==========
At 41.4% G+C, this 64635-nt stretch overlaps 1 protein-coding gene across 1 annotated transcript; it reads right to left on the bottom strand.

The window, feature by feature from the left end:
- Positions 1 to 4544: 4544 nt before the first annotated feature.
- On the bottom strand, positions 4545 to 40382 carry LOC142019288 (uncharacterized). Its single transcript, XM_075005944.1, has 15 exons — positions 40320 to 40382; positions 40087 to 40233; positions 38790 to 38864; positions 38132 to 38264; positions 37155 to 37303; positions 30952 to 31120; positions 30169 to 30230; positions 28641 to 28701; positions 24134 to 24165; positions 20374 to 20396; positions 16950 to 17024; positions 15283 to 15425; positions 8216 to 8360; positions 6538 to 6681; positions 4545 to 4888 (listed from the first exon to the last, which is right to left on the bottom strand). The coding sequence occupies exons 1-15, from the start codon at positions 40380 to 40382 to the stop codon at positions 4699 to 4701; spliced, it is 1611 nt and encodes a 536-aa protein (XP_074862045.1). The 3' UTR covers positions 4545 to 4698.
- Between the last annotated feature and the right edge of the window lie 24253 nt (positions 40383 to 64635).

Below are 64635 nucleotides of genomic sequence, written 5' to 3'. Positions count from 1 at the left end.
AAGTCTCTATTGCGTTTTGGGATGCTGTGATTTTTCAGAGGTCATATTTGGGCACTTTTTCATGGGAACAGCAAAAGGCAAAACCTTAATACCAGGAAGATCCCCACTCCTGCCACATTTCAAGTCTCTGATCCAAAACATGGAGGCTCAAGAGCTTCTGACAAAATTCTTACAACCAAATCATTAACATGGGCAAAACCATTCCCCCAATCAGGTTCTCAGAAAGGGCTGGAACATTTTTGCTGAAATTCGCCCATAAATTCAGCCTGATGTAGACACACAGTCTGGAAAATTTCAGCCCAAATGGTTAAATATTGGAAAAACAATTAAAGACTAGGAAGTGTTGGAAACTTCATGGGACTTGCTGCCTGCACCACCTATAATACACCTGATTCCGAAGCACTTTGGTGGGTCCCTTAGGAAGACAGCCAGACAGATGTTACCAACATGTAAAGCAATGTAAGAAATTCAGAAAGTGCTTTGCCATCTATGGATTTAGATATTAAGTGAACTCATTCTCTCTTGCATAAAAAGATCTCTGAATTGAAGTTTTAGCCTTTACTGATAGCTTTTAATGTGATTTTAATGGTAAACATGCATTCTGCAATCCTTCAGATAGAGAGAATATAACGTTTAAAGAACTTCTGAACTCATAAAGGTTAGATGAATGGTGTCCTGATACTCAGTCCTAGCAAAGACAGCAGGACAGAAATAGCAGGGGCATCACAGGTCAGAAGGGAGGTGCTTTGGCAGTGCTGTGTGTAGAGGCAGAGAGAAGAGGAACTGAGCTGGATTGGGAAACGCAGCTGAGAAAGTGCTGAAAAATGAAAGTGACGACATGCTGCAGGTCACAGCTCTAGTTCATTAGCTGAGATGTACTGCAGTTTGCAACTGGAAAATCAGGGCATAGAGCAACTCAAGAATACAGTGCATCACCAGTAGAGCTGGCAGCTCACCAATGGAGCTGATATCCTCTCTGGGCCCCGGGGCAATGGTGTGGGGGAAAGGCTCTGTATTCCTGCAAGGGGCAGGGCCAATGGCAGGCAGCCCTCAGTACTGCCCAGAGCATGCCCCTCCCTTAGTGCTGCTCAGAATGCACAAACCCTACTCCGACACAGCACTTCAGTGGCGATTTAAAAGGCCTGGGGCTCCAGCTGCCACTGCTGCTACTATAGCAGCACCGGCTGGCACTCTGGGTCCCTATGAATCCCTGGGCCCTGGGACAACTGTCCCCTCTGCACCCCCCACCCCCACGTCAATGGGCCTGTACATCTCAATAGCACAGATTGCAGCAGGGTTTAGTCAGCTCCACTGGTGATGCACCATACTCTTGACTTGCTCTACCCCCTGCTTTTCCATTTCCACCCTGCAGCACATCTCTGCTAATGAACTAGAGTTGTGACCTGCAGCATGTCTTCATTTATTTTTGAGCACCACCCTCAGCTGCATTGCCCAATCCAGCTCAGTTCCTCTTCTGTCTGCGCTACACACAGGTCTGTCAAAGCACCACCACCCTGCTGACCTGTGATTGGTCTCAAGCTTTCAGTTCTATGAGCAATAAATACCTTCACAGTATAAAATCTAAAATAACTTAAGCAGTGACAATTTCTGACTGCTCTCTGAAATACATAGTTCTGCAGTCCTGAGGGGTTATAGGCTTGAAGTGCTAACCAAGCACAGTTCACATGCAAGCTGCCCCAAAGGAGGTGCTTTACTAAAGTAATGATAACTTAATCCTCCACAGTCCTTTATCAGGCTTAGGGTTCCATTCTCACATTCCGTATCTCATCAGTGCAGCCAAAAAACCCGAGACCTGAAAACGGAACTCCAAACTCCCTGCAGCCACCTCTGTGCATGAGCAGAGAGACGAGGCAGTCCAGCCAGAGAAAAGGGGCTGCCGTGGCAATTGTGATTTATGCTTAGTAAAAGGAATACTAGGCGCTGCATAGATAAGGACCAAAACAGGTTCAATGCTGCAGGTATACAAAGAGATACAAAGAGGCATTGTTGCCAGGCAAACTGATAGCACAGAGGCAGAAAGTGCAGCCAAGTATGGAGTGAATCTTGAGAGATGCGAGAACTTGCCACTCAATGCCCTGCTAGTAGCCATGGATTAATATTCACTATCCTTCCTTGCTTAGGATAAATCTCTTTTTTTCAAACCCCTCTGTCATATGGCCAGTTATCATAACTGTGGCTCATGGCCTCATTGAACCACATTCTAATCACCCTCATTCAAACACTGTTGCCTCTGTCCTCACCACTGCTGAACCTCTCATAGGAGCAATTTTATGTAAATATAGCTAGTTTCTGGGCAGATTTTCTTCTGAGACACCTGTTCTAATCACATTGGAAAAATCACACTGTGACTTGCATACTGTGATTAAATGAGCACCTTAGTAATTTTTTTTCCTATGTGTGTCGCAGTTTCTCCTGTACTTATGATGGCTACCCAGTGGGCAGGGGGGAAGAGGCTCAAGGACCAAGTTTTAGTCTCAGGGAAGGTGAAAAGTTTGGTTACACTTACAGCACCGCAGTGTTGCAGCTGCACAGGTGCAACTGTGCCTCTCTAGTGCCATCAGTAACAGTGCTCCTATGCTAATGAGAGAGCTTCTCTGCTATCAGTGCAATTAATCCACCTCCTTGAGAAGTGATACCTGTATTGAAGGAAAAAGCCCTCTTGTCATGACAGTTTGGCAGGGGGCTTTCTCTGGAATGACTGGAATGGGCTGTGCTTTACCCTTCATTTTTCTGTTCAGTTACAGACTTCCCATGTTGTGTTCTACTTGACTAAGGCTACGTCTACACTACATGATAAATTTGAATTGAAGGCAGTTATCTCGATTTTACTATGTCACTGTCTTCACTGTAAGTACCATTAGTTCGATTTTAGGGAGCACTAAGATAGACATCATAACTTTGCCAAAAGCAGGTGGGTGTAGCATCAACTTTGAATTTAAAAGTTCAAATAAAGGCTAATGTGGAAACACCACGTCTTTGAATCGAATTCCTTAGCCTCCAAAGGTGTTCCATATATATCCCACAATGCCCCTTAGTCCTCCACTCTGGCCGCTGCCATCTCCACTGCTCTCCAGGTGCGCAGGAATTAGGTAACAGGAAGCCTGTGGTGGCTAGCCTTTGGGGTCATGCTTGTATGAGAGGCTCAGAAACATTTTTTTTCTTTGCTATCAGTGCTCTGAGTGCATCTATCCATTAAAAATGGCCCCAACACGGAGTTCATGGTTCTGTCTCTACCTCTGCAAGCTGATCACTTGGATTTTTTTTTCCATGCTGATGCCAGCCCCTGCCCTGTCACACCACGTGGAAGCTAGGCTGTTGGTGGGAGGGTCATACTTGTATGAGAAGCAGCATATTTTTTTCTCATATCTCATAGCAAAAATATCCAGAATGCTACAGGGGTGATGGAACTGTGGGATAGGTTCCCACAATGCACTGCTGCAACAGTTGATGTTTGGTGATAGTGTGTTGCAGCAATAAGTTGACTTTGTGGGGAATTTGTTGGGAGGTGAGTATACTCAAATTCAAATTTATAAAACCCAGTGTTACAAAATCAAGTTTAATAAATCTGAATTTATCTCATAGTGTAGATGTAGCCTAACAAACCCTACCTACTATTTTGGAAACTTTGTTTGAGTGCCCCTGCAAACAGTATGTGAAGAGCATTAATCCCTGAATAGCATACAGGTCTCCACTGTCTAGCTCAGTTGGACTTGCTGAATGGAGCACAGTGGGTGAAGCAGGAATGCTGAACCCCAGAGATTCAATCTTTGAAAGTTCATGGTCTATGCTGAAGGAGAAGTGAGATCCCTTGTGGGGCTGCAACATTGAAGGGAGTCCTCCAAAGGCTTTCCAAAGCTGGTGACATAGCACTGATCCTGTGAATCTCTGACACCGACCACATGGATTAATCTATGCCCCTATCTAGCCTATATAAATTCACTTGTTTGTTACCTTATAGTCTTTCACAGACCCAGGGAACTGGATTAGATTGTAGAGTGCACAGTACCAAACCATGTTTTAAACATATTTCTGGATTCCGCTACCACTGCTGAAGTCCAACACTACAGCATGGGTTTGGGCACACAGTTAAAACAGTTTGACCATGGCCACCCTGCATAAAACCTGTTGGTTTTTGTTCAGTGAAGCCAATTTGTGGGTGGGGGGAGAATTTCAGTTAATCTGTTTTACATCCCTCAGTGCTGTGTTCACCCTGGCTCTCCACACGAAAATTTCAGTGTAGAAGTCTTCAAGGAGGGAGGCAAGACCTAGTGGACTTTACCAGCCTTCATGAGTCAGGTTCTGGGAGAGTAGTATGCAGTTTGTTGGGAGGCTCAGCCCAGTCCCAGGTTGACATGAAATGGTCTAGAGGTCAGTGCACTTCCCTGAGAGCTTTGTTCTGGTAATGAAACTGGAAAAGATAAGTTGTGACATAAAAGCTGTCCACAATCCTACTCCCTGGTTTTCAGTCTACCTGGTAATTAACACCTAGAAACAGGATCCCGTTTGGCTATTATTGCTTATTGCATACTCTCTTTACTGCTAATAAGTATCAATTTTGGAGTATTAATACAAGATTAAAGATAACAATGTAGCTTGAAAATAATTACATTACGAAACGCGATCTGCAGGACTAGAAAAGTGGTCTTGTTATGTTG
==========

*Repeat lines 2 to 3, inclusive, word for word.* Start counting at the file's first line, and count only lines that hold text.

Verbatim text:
The window, feature by feature from the left end:
- Positions 1 to 4544: 4544 nt before the first annotated feature.